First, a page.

The Lasting Impact Of 'Dora The Explorer'

Aug 10, 2019
Originally published on August 10, 2019 11:54 am
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SACHA PFEIFFER, HOST:

Dora the Explorer is one of the most recognized Latinx characters on TV. She debuted on Nickelodeon almost 20 years ago. And this weekend, Dora is moving to the big screen in "Dora And The Lost City Of Gold."

(SOUNDBITE OF FILM, "DORA AND THE LOST CITY OF GOLD")

EVA LONGORIA: (As Elena) And you can track our coordinates on your map.

ISABELA MONER: (As Dora) But it's not the same. I'm an explorer like you.

PFEIFFER: Antonia Cereijido from NPR's Latino USA tells the story behind this children's show's lasting impact.

ANTONIA CEREIJIDO, BYLINE: Before Dora was an explorer who traversed the world with her backpack and map, she was...

CHRIS GIFFORD: Stinky, I think? Was a skunk?

CEREIJIDO: This is Chris Gifford, one of the show's creators. In the late '90s, he and two others were tasked with brainstorming the next hit on Nick Junior. And they had many ideas.

GIFFORD: Bunny and the Mommy would go on an adventure together and they'd go to the post office, treasure hunt with kitty cats. We went to a girl pretty quickly.

CEREIJIDO: The final idea was that a young girl would go on adventures and ask the audience of preschoolers at home for help. She brought magic friends along with her, too.

GIFFORD: We had the backpack.

(SOUNDBITE OF SONG, "BACKPACK, BACKPACK!")

KATHLEEN HERLES: (As Dora, singing) Backpack, backpack.

GIFFORD: We had the map.

(SOUNDBITE OF SONG, "I'M THE MAP")

MARC WEINER: (As Map, singing) I'm the map, I'm the map.

GIFFORD: We had Swiper the fox.

(SOUNDBITE OF TV SHOW, "DORA THE EXPLORER")

HERLES: (As Dora) Swiper, no swiping!

M WEINER: (As Swiper) Aw, man.

CEREIJIDO: Originally, they imagined that the young girl would be white. But months into developing the show, the creative head at Nickelodeon, Brown Johnson, went to a conference where she learned that of the 80 primetime youth characters under the age of 18, not a single one was Latinx. So she came back and declared that the show they were working on would now feature a Latina. Eric Weiner was also a creator on the show.

ERIC WEINER: And at the time, Pat Buchanan was running for president, spewing all this hatred about, we don't want Spanish speakers in our country.

(SOUNDBITE OF PAT BUCHANAN CAMPAIGN AD)

UNIDENTIFIED PERSON: Immigration is out of control. Vote for the third party that puts Americans first. Vote Buchanan for president.

E WEINER: So this idea of not building barriers gave extra meaning and heart and urgency to the mission of the show.

CEREIJIDO: The creators behind Dora set out to empower Latinx kids and normalize bilingualism, but they were all white. And so they brought on consultants like Carlos Cortes. He's a professor from University of California, Riverside. And he helped with cultural sensitivity and helped answer big questions like, where should Dora be from?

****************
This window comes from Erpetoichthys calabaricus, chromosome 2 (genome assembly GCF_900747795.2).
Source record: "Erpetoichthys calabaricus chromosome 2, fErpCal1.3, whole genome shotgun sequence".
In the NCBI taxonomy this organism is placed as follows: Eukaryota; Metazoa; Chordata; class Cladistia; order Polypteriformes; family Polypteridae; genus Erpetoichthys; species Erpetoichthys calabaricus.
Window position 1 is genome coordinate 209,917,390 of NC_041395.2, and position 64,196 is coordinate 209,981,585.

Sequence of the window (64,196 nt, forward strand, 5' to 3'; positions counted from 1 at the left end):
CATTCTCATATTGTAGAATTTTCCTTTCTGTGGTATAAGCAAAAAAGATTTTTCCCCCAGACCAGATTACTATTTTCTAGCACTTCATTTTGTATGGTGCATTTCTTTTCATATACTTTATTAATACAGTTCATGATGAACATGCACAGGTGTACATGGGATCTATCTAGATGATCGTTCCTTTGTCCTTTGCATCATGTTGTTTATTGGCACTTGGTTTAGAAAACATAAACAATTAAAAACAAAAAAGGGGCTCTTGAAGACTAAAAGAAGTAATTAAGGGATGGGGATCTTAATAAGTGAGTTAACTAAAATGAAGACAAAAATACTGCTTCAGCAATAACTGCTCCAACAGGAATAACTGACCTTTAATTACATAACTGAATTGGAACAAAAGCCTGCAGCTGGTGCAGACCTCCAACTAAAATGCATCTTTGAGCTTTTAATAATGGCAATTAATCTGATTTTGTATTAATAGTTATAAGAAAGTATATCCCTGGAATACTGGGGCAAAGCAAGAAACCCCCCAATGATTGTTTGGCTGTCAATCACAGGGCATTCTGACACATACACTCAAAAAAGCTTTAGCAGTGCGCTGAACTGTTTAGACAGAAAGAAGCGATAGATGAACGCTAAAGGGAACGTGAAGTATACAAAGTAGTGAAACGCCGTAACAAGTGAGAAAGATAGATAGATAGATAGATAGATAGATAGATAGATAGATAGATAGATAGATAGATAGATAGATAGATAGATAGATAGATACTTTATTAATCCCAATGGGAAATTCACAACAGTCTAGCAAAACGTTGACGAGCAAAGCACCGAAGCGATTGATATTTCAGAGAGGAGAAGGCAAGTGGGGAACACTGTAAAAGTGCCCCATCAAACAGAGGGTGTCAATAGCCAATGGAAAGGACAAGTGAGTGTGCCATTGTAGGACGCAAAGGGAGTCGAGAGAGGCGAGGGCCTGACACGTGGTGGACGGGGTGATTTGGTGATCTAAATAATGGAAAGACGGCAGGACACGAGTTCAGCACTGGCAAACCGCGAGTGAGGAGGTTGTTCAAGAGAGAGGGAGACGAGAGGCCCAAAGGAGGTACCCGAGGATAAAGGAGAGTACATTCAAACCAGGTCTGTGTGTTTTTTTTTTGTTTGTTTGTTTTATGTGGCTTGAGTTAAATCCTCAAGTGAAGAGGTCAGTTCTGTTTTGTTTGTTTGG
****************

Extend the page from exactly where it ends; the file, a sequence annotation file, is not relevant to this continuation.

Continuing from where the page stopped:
CARLOS CORTES: And someone had came up with the idea, we should make her very embedded in one culture - Mexican or Puerto Rican or Cuban or what have you.

CEREIJIDO: But they couldn't agree.

CORTES: I said, look. I think it's important that kids of different Latino backgrounds be able to identify with Dora.

CEREIJIDO: They decided to move forward with a pan-Latina character, not from anywhere in particular. And so finally, Dora the Explorer, with her signature bob and pink shirt, aired on television screens for the first time on August 14, 2000.

(SOUNDBITE OF SONG, "DORA THE EXPLORER THEME")

HERLES: (Singing) Dora, Dora, Dora, the explorer. Dora!

CEREIJIDO: Within less than a year, the show became the top commercial hit for preschoolers aged 2 to 5.

(SOUNDBITE OF SONG, "DORA THE EXPLORER THEME")

HERLES: (Singing) Let's go. Jump in. Vamanos!

CEREIJIDO: And now almost 20 years after her creation, Dora is being reimagined as a teenager played by Isabela Moner in the live action film. She sets off to find treasure in a fictional lost Inca city called Parapata.

(SOUNDBITE OF FILM, "DORA AND THE LOST CITY OF GOLD")

EUGENIO DERBEZ: (As Alejandro) All those that seek Parapata shall surely perish.

AMERICO MENDOZA-MORI: Parapata is a name in Quechua which means the rainy hill.

CEREIJIDO: This is Americo Mendoza-Mori. He teaches the Quechua language at the University of Pennsylvania. And just like the cartoon brought on consultants, so did the film. While Dora, the character, continues to be pan-Latina, the film grounds her in an actual geographical location, the Amazon jungle.

MENDOZA-MORI: We also want to use the movie as an opportunity to incorporate many aspects of this and in knowledge.

(SOUNDBITE OF FILM, "DORA AND THE LOST CITY OF GOLD")

JEFF WAHLBERG: (As Diego) It's an ancient underground aqueduct. Inca engineers built some of the most elaborate irrigation systems ever devised.

DERBEZ: I think Dora is an icon for kids, especially now that Latinos are being so, let's say, harassed by this administration.

CEREIJIDO: This is Mexican actor Eugenio Derbez, who also served as an executive producer on the film. The original team behind Dora says they never expected anti-immigrant rhetoric to become so central to the American political discourse. Here's Chris Gifford.

GIFFORD: We hope that we had an impact on little kids who saw a character who spoke a different language or had a different skin color than they did. So hopefully, that we made a little impact in that way.

CEREIJIDO: Twenty years later, Dora and her fans are all grown up, but her message of inclusivity hasn't changed. For NPR News, I'm Antonia Cereijido. Transcript provided by NPR, Copyright NPR.